Harvesting Discipline


On committing to themes, adapting to variations, and the simplicity of choice

Chögyam Trungpa writes in The Path of Individual Liberation,

discipline may seem complicated, but it is actually very simple—it is what binds your life together. Without discipline, life is made up of successive indulgences and confusions based on aggression, passion, and ignorance.

Maybe a discipline is inherently timeless because of that binding. It allows a person to become more relevant to themselves and to others, to choose something across a lifetime which of course is too heavy to do all at once.

There is that way of talking about a practice as a self-fulfilling thing - that the more practice happens, the more enjoyment in practice, so the more practice happens.

Dusty heavy things

One day I was at a coffee shop at Penn State with a friend and teacher. He told a story of a relative who was passionate about lots of things. Having abundant interests but the same amount of time as the rest of us, he would cycle from hobby to hobby and start more than he could keep up with. But along the way, attention paid to one thing required the others to collect dust.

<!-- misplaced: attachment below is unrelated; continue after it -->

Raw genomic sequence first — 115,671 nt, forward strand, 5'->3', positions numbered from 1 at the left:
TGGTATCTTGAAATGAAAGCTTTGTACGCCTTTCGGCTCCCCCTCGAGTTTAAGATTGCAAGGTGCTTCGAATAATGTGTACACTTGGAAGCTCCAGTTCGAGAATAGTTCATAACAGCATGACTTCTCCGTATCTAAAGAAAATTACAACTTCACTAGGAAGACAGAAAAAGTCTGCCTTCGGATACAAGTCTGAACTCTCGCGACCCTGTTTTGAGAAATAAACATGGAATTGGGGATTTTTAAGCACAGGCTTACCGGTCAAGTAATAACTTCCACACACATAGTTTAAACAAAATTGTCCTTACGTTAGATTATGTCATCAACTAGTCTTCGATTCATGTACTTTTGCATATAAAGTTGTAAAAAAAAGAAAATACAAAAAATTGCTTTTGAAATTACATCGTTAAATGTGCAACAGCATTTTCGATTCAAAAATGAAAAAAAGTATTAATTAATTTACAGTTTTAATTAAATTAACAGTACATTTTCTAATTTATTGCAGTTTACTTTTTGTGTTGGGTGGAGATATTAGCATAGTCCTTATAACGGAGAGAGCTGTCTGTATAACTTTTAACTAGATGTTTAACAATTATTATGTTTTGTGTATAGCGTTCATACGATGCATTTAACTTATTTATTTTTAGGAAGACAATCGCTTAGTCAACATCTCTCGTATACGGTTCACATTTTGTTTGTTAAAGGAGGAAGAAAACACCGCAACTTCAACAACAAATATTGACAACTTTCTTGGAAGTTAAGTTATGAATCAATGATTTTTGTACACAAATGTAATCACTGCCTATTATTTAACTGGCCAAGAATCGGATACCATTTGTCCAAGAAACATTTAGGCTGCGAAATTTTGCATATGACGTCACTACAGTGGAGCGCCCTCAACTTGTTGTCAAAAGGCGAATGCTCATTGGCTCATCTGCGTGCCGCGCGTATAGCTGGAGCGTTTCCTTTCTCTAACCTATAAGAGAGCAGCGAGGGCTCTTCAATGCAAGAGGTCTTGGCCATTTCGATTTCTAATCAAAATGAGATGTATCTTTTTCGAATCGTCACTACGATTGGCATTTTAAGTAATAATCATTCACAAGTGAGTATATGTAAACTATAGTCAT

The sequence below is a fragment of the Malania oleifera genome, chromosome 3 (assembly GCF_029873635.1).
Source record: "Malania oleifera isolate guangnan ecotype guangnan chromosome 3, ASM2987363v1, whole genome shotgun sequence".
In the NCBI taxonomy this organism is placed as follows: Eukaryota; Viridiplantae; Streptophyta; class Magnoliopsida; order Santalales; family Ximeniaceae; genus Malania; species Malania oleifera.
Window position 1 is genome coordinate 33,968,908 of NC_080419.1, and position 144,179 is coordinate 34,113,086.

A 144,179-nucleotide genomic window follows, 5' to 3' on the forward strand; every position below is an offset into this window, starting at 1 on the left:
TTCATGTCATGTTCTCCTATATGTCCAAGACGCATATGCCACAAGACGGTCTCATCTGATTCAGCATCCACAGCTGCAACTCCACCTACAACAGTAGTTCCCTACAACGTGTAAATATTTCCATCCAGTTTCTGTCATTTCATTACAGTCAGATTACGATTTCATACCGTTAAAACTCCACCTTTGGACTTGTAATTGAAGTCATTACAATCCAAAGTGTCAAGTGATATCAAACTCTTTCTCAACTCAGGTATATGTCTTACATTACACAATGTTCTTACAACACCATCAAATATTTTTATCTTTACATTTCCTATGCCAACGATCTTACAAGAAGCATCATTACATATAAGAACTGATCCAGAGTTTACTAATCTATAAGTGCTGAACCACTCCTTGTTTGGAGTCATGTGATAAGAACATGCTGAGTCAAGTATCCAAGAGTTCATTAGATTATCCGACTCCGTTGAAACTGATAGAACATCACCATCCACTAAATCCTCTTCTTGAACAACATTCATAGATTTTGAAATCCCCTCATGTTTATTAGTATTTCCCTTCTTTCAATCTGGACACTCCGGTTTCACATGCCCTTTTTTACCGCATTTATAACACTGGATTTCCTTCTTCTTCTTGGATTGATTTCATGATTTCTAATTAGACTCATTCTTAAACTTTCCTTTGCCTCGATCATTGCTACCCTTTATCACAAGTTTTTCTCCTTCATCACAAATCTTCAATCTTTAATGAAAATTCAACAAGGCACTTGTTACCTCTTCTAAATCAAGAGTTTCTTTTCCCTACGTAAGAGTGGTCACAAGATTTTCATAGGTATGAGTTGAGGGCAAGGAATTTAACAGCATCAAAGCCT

That dust caused frustration over time. The more one pursuit developed, the more dust fell over past passions. This created tension as he attempted to develop any one of his interests. So to clean up the dust and relieve the tension, he either needed more time (nope) or to commit to less.

The moral of the story was to give permission to lead what my friend called an ordinary life.

Chase two rabbits, catch none

Leaping into Interest Monogamy

Recently at a musical gathering, a friend and teacher described the urgency of personal commitment to a traditional discipline. Although this context was musical, the message was universal: Choose it, or don't. But once chosen, don't be wishy-washy. Don't course correct without allowing enough time for it to really develop. These things require too much to not really commit. And in all seriousness past and future practitioners depend on this.

I have written previously about saying no in response to limited time. Back then it was a matter of managing expectations in the immediate term and not pissing off those who rely on you.

Commitment to a larger discipline is about saying a fearless no to other possibilities, other heavy things: Interesting things which maybe take months or years to really evolve properly, which require real commitment to grow.

But the real fearless choice is in saying yes to the chosen discipline. To cut out the habit of window shopping for possibility and realize how little time there is to evolve even one. To show up to it fully.

"No discipline is pleasant at the time, but painful." Hebrews 12:11